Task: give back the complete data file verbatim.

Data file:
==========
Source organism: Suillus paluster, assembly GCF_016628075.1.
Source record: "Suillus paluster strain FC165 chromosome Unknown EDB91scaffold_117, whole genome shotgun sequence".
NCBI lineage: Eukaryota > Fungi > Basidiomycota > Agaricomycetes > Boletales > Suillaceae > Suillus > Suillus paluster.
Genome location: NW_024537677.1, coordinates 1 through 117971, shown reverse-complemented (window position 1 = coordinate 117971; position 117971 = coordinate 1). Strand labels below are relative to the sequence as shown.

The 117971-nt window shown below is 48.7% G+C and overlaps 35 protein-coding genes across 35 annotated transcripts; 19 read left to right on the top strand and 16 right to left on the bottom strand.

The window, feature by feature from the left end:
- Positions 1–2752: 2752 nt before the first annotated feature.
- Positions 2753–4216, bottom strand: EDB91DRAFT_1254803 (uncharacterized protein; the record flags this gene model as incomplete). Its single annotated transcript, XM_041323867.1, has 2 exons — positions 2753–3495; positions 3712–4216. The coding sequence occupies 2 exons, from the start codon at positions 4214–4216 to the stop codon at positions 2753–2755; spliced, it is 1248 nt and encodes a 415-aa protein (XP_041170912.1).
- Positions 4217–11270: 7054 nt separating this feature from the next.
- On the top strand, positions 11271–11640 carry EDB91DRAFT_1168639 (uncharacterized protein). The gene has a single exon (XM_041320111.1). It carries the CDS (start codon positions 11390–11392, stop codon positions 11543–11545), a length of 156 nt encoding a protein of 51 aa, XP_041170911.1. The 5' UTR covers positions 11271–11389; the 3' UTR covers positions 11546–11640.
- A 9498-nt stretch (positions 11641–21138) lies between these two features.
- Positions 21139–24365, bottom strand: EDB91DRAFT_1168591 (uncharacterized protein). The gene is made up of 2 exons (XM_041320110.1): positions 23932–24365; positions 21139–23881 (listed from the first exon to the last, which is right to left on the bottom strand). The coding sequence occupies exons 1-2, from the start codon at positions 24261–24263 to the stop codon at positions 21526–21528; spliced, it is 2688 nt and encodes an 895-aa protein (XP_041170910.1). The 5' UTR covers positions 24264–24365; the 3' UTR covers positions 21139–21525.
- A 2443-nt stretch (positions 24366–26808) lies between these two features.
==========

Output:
Source organism: Suillus paluster, assembly GCF_016628075.1.
Source record: "Suillus paluster strain FC165 chromosome Unknown EDB91scaffold_117, whole genome shotgun sequence".
NCBI lineage: Eukaryota > Fungi > Basidiomycota > Agaricomycetes > Boletales > Suillaceae > Suillus > Suillus paluster.
Genome location: NW_024537677.1, coordinates 1 through 117971, shown reverse-complemented (window position 1 = coordinate 117971; position 117971 = coordinate 1). Strand labels below are relative to the sequence as shown.

The 117971-nt window shown below is 48.7% G+C and overlaps 35 protein-coding genes across 35 annotated transcripts; 19 read left to right on the top strand and 16 right to left on the bottom strand.

The window, feature by feature from the left end:
- Positions 1–2752: 2752 nt before the first annotated feature.
- Positions 2753–4216, bottom strand: EDB91DRAFT_1254803 (uncharacterized protein; the record flags this gene model as incomplete). Its single annotated transcript, XM_041323867.1, has 2 exons — positions 2753–3495; positions 3712–4216. The coding sequence occupies 2 exons, from the start codon at positions 4214–4216 to the stop codon at positions 2753–2755; spliced, it is 1248 nt and encodes a 415-aa protein (XP_041170912.1).
- Positions 4217–11270: 7054 nt separating this feature from the next.
- On the top strand, positions 11271–11640 carry EDB91DRAFT_1168639 (uncharacterized protein). The gene has a single exon (XM_041320111.1). It carries the CDS (start codon positions 11390–11392, stop codon positions 11543–11545), a length of 156 nt encoding a protein of 51 aa, XP_041170911.1. The 5' UTR covers positions 11271–11389; the 3' UTR covers positions 11546–11640.
- A 9498-nt stretch (positions 11641–21138) lies between these two features.
- Positions 21139–24365, bottom strand: EDB91DRAFT_1168591 (uncharacterized protein). The gene is made up of 2 exons (XM_041320110.1): positions 23932–24365; positions 21139–23881 (listed from the first exon to the last, which is right to left on the bottom strand). The coding sequence occupies exons 1-2, from the start codon at positions 24261–24263 to the stop codon at positions 21526–21528; spliced, it is 2688 nt and encodes an 895-aa protein (XP_041170910.1). The 5' UTR covers positions 24264–24365; the 3' UTR covers positions 21139–21525.
- A 2443-nt stretch (positions 24366–26808) lies between these two features.